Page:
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2:02pm on Friday, 28th November, 2014:

One in a Million


This fell out of my copy of Viz earlier this week:

Whenever I get these things, I try to figure out what prize they're going to give you. The way these things work, to claim your prize you have to call the premium phone number or text the premium text message number or fill in a form and send it by post. The company makes no money from the postal claim, but for the phone call receives (in this particular case) 5 minutes and 40 seconds at £1.53 a minute; for the text, it receives six times £1.50 . So, basically it costs you £9 to find out what you've won.

There is no point in the company's not giving you winning tickets when you open the sealed envelope, because if you don't have a winning ticket you won't phone them. However, if you do get a winning ticket then you are entitled to a prize — well, to a one in three chance of a prize, if you look carefully at the lower section of the white-on-black print on the ticket. So: you've paid £9; the company has to make sure that it doesn't give out more in prizes than it takes from all those £9s; they actually take £27 for every prize they give out; all the prizes look as if they are worth more than £27; what prize are you going to win?

Well, that's why I look at these things: to figure it out.

My guess here is that for the 3-symbol tickets there will be a significant number of people who will win the week at an exclusive Canary Island Sun Resort. The reason is that you are always responsible for your own travel costs for these things. You win a week in Tenerife, but not the means to get there. The Tiger Moth Dam Buster Flight will also feature, because even if you choose the Cmapagne Dinner for 2 option you'll have to go somewhere inconvenient to take it. Sorry if you were wondering how a WW1 aircraft would fare undertaking a WW2 operation...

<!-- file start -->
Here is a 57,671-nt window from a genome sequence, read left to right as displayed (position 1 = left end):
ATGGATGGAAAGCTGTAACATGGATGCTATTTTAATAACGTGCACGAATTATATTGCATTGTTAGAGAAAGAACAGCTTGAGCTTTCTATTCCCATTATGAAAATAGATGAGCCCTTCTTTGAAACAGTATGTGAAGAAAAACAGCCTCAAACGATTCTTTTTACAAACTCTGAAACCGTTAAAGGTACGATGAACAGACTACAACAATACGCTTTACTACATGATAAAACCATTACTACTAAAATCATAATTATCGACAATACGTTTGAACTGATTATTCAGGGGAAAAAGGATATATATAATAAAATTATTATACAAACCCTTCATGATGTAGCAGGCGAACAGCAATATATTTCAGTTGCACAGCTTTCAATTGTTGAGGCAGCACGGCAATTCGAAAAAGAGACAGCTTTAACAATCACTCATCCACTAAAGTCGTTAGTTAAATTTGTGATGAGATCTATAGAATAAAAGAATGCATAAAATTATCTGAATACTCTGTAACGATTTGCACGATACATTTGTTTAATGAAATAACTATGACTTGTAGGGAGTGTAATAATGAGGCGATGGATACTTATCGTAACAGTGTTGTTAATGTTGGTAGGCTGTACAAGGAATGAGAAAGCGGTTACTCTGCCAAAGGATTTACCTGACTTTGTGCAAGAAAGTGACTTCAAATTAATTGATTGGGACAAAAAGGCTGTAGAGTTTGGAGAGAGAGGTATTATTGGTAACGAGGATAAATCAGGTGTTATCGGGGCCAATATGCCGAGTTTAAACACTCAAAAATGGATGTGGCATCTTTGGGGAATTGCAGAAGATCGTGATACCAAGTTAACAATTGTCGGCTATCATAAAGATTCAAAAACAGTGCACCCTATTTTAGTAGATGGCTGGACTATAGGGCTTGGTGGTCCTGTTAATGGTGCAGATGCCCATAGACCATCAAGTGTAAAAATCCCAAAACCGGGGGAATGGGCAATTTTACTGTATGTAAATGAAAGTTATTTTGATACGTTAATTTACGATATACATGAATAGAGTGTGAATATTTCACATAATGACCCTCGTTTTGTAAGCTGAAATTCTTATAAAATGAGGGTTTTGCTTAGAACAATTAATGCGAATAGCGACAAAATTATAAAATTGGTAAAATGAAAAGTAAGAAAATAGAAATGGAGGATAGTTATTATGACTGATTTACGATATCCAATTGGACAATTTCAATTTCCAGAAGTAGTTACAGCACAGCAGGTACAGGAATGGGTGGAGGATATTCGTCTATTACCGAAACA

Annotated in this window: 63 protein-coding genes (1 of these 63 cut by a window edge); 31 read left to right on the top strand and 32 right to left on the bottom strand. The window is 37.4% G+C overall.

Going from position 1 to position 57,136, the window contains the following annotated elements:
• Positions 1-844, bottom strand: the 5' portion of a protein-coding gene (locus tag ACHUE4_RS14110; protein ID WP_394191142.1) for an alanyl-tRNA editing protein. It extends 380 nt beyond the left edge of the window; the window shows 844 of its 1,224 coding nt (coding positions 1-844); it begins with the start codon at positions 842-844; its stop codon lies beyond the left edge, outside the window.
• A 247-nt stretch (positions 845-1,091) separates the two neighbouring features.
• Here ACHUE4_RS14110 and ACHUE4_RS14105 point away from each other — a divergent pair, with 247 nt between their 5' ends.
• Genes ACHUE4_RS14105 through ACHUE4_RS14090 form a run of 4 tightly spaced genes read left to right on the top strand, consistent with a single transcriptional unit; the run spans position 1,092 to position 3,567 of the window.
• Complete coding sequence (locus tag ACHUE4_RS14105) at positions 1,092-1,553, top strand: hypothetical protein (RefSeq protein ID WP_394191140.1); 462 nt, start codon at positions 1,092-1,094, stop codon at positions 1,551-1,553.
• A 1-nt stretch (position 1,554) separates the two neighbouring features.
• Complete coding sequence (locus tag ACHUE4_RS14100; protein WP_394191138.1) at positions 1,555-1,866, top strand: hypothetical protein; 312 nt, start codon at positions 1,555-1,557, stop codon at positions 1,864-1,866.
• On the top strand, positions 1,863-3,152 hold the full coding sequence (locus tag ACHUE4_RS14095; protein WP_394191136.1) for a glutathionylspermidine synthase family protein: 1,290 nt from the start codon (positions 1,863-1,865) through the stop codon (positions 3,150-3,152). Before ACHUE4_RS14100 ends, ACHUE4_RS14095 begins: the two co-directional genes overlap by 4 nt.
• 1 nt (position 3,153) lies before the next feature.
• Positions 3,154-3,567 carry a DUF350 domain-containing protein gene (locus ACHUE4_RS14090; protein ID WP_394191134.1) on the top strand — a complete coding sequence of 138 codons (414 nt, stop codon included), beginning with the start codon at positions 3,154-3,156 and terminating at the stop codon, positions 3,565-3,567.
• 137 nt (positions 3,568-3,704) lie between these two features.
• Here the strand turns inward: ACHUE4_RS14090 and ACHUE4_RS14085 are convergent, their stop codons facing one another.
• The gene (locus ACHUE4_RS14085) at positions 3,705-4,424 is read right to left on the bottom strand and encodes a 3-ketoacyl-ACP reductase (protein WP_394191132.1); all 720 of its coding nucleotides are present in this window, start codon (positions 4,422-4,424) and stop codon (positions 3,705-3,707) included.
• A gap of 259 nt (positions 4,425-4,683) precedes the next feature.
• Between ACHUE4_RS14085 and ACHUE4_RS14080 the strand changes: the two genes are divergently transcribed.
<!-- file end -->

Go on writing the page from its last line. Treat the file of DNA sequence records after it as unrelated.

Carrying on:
The 2-symbol ticket is easy to guess: the £15 prize will dominate. This is for the obvious reason that the company takes £27 for each £15 they give out.

One of the delights of setting myself this task is that I get to find out whether I was right or wrong. The companies are required by law to state how many of each prize there is on offer, so all I have to do is read the small print (which is a block of text 29 lines long in the same sized font as the line in dark blue on this scan) and look at the numbers.

So, out with the magnifying glass!

[A minute or so later.]

Ah, yes, I was right. There's 1x£1,000,000 prize, 1x£100,000 prize, 3x£30,000-or-a-cruise prizes, 6x£15,000-at-PCW prizes, 200x£500-at-Amazon prizes, 300xiPad Air prizes, 9,999,000xCanary-Island-Sun-Resort prizes, 50x£2,500-supermarket-spend prizes, 5,000xDambusters-or-Dinner prizes, 4x£20,000 prizes, 4,999,000x£15 prizes, ...

The sad thing is, these people can actually run a business doing this.

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Copyright © 2014 Richard Bartle (richard@mud.co.uk).